Not sure what you mean by my being ready to be offended. I'm ready to be disgusted, ready to be angry, ready to pick up a cudgel, but I'd hate to be classified as one of those silly folk who go around looking for something to offend their sensitive souls.
 
Looking at my first comment, maybe I was not quite clear: TG's teacher has no business at all ever gossiping to one set of parents about another or about other children in TG's class--and no figleaf of concern or 'caring' or good motives and intentions can mitigate her violation of bedrock professionalism.
 
I'm in the "don't sell your kids short" camp on this one. When my daughter was just a little older than yours she had a frightening experience on a playdate, when the ex partner of her friend's mom showed up drunk for a showdown. The other (older) visiting kid went home quickly, but my daughter got in the wardrobe with her friend and they played games until the guy left.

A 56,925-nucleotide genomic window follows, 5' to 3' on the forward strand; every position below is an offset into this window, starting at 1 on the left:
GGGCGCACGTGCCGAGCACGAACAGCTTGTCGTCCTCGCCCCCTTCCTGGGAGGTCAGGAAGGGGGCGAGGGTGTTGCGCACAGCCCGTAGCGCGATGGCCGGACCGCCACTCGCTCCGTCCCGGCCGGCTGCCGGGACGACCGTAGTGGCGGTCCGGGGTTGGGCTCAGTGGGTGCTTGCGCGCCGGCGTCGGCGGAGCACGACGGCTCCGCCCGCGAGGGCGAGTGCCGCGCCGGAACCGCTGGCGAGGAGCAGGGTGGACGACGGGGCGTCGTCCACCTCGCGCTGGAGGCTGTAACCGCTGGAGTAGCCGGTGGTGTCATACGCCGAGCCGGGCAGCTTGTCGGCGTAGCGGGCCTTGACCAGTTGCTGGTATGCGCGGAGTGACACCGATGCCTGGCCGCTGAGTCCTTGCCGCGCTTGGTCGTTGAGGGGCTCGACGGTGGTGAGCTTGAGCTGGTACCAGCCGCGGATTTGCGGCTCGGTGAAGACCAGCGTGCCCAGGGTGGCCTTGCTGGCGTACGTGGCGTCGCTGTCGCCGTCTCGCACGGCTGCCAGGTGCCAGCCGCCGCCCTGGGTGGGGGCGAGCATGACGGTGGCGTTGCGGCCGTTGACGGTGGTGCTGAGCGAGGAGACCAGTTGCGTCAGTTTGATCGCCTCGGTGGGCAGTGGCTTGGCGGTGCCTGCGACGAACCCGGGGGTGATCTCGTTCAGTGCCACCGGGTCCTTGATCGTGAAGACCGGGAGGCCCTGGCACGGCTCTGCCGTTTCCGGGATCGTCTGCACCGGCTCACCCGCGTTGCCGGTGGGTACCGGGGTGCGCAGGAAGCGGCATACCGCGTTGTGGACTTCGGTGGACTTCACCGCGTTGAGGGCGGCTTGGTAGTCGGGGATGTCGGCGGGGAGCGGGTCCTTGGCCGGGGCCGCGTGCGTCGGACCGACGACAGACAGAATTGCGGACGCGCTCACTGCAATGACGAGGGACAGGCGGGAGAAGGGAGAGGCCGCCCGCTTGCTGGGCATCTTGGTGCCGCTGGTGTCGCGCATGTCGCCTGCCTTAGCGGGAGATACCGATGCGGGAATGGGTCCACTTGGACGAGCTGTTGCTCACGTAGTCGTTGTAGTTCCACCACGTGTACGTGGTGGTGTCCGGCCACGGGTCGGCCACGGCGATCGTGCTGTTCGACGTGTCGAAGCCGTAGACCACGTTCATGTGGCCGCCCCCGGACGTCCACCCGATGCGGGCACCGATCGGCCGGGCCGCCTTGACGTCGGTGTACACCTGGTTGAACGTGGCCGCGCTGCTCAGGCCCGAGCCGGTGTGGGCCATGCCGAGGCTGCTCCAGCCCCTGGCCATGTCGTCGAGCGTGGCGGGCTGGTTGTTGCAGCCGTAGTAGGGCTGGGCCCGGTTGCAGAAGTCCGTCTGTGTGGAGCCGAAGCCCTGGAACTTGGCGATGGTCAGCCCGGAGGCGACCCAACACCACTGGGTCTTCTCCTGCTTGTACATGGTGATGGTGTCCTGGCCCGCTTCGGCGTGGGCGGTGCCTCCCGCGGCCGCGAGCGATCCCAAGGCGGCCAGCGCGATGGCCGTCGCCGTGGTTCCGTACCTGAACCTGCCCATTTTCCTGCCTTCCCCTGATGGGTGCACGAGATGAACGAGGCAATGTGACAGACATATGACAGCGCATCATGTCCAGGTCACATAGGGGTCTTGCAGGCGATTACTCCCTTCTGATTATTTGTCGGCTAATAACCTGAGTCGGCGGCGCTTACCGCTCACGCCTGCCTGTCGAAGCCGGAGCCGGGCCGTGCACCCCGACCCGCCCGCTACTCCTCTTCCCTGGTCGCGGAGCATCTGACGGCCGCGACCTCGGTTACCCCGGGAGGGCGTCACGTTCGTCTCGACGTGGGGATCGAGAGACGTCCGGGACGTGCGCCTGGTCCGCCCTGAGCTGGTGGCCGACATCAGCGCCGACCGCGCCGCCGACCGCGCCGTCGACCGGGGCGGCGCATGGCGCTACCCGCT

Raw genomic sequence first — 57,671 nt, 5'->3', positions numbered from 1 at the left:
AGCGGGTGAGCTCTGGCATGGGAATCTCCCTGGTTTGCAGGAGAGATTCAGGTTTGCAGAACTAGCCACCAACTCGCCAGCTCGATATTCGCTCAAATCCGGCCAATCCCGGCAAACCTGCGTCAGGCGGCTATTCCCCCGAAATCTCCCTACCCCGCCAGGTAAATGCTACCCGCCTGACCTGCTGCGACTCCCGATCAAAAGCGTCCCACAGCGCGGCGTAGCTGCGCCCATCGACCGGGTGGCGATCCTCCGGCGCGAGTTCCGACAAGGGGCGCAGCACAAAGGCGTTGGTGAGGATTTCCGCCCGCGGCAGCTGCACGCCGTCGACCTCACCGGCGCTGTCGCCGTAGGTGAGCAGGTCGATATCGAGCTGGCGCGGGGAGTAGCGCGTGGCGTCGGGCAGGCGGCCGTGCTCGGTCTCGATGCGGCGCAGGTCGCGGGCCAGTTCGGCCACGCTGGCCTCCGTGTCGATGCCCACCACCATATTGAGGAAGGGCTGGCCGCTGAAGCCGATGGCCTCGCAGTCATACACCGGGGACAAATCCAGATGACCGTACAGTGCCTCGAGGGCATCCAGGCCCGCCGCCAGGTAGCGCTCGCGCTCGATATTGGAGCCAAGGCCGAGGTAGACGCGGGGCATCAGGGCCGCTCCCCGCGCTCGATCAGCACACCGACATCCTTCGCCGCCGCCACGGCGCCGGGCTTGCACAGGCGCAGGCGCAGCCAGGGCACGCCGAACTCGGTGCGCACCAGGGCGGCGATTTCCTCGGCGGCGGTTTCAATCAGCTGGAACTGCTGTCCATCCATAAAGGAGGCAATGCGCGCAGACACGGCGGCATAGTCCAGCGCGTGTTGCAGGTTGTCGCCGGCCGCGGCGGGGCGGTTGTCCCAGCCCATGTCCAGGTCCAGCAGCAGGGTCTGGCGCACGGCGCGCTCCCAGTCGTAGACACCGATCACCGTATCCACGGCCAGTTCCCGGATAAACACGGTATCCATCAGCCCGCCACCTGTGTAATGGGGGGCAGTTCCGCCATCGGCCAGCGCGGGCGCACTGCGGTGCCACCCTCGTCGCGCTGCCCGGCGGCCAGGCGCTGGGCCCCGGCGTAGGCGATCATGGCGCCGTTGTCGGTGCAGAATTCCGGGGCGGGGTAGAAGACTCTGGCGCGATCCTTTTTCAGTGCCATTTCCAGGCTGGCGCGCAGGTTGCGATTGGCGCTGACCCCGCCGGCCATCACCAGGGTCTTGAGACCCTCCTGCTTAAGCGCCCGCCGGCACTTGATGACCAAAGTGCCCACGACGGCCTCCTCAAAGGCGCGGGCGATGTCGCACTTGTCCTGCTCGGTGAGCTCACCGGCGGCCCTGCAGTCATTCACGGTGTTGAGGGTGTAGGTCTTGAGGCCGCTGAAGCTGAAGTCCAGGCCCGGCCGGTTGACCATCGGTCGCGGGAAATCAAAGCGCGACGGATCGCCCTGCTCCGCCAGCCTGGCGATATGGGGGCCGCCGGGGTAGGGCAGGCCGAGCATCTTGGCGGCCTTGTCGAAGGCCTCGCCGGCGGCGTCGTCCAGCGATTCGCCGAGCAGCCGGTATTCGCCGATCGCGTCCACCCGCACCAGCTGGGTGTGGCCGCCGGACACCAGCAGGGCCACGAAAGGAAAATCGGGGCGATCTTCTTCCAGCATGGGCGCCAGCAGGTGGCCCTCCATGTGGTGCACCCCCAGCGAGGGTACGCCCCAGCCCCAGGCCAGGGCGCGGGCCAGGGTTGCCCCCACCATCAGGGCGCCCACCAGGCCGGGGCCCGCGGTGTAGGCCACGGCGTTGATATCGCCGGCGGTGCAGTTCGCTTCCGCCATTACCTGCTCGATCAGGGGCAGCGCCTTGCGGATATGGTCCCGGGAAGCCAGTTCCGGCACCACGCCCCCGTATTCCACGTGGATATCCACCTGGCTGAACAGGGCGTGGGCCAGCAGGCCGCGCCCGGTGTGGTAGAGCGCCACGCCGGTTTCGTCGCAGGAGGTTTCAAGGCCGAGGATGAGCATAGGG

When I picked her up and found out what had happened, I realised I couldn't protect her from what she'd seen and heard. All I could do was listen and answer questions clearly. Eventually she figured out that she was really proud of herself for thinking to stay calm and keep her friend company, and this had a significant impact on her self-esteem.

I think we underestimate the capacity and skills that even small children have to develop complex, supportive friendships across all sorts of divides, if they are themselves well supported to do so.

Your daughter will learn pretty fast from now on that different stuff happens in other people's houses than happens in her own (including in houses with lots of books, as others have pointed out). She will be really lucky knowing that she can talk openly to you about what she learns, and that you will talk to her honestly about how to handle herself when you're not there. Good luck.